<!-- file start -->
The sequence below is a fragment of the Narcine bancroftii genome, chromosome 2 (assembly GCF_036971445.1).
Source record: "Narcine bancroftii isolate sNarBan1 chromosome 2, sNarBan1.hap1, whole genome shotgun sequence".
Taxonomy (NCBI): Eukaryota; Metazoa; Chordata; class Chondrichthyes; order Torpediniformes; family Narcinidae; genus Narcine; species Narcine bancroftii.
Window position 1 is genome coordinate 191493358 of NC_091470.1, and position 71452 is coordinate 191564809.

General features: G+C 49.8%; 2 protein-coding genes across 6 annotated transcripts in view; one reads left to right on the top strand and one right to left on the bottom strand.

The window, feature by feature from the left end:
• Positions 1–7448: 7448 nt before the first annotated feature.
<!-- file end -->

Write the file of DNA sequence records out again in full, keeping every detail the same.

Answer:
The sequence below is a fragment of the Narcine bancroftii genome, chromosome 2 (assembly GCF_036971445.1).
Source record: "Narcine bancroftii isolate sNarBan1 chromosome 2, sNarBan1.hap1, whole genome shotgun sequence".
Taxonomy (NCBI): Eukaryota; Metazoa; Chordata; class Chondrichthyes; order Torpediniformes; family Narcinidae; genus Narcine; species Narcine bancroftii.
Window position 1 is genome coordinate 191493358 of NC_091470.1, and position 71452 is coordinate 191564809.

General features: G+C 49.8%; 2 protein-coding genes across 6 annotated transcripts in view; one reads left to right on the top strand and one right to left on the bottom strand.

The window, feature by feature from the left end:
• Positions 1–7448: 7448 nt before the first annotated feature.